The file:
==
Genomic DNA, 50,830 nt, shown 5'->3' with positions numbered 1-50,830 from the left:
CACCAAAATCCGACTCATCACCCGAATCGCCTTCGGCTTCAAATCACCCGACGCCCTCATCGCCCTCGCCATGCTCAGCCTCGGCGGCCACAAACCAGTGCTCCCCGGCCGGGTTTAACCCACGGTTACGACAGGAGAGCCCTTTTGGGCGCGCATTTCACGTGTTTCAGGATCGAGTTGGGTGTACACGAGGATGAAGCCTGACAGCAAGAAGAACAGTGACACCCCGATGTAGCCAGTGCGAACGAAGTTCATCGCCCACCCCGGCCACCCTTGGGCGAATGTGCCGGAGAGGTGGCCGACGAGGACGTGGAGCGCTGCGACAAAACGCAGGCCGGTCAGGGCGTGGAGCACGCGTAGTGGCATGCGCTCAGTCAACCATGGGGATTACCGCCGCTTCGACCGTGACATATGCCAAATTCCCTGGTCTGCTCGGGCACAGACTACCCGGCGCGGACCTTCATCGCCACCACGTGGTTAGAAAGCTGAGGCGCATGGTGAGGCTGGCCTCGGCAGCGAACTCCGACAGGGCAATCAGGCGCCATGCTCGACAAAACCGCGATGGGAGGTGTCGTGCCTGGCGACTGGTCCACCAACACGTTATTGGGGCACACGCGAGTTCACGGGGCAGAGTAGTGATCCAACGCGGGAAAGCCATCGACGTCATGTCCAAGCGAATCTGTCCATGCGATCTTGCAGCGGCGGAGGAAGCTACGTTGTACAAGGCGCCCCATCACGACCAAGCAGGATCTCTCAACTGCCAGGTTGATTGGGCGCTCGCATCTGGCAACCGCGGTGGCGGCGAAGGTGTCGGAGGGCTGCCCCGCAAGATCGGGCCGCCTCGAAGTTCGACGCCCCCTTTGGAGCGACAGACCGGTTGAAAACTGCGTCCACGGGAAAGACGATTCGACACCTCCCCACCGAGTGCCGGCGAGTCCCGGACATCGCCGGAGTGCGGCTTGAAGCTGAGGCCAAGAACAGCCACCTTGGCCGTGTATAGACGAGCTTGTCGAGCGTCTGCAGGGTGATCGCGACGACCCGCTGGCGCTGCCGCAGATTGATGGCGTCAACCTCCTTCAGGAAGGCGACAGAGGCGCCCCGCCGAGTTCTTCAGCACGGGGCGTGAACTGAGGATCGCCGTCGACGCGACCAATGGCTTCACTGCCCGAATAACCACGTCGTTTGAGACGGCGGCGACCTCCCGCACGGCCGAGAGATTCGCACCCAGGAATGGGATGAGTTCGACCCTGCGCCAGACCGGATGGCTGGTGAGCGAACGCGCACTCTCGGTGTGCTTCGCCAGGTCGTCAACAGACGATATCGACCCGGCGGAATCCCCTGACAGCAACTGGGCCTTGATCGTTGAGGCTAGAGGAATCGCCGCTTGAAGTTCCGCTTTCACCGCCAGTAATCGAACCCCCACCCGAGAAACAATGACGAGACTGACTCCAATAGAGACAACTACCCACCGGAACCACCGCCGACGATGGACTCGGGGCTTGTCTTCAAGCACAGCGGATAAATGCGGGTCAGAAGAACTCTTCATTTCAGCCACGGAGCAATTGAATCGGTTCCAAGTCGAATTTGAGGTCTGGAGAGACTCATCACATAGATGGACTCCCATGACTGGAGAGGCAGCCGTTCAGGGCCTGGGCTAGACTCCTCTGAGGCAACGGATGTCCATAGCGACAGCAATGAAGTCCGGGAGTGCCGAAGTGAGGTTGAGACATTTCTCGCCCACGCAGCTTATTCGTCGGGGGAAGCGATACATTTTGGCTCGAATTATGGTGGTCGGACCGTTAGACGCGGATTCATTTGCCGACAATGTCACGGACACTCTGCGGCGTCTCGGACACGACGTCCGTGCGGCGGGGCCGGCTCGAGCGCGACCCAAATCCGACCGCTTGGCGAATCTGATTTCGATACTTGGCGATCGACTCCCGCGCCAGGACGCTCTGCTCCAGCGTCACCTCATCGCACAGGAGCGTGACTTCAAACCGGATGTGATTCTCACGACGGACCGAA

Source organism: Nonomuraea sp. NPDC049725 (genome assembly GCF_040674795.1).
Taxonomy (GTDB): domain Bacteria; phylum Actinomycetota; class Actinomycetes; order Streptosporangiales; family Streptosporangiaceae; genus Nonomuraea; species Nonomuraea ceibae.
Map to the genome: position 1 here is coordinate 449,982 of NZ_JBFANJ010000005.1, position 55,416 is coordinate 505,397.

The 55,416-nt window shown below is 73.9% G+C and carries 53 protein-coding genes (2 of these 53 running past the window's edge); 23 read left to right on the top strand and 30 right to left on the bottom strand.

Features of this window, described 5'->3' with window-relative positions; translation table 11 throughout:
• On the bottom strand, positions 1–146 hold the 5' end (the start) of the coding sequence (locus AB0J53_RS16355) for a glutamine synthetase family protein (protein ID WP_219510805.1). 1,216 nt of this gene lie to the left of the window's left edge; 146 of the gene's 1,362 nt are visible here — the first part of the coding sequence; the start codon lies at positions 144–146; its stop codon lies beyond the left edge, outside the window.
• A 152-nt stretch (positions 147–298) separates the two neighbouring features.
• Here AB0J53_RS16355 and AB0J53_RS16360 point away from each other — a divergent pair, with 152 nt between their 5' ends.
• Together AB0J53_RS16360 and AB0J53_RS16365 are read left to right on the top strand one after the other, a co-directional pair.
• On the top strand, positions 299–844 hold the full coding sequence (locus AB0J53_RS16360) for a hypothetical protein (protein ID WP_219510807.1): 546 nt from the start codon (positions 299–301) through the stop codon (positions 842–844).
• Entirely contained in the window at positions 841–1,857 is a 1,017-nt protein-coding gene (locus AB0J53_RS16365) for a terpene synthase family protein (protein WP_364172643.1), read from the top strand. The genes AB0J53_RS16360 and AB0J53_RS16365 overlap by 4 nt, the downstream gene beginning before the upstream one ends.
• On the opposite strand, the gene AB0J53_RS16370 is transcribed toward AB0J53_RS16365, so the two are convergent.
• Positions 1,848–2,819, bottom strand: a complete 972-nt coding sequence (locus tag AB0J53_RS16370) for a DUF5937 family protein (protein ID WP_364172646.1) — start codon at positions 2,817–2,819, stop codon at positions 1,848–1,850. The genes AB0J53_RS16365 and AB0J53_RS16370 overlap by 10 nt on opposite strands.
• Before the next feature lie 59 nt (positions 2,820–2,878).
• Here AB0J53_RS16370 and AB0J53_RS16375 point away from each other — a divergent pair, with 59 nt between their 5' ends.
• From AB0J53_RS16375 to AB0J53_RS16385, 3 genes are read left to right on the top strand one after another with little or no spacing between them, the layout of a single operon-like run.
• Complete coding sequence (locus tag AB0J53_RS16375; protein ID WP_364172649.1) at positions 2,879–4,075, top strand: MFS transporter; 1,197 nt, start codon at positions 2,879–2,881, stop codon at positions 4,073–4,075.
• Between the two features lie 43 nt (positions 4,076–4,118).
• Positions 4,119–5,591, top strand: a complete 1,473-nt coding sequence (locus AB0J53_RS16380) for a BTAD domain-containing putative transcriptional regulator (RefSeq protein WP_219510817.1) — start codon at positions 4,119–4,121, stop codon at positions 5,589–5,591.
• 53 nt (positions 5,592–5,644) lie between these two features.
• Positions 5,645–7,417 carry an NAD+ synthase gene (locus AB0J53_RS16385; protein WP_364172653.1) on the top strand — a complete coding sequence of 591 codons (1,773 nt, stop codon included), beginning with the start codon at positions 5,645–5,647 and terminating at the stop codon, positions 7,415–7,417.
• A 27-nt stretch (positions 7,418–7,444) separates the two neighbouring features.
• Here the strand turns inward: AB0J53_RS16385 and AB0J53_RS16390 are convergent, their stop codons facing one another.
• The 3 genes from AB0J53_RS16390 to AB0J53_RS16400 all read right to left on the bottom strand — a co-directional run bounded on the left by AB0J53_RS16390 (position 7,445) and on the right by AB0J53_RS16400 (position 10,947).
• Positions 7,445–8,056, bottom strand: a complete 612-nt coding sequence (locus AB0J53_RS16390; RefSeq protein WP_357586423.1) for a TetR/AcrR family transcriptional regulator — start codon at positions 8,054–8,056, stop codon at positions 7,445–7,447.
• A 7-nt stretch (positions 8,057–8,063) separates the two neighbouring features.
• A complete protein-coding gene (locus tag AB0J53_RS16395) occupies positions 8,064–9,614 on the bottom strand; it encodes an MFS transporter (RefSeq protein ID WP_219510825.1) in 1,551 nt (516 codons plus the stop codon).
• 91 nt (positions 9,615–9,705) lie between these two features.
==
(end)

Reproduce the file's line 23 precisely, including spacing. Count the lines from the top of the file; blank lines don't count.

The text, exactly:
• Positions 5,645–7,417 carry an NAD+ synthase gene (locus AB0J53_RS16385; protein WP_364172653.1) on the top strand — a complete coding sequence of 591 codons (1,773 nt, stop codon included), beginning with the start codon at positions 5,645–5,647 and terminating at the stop codon, positions 7,415–7,417.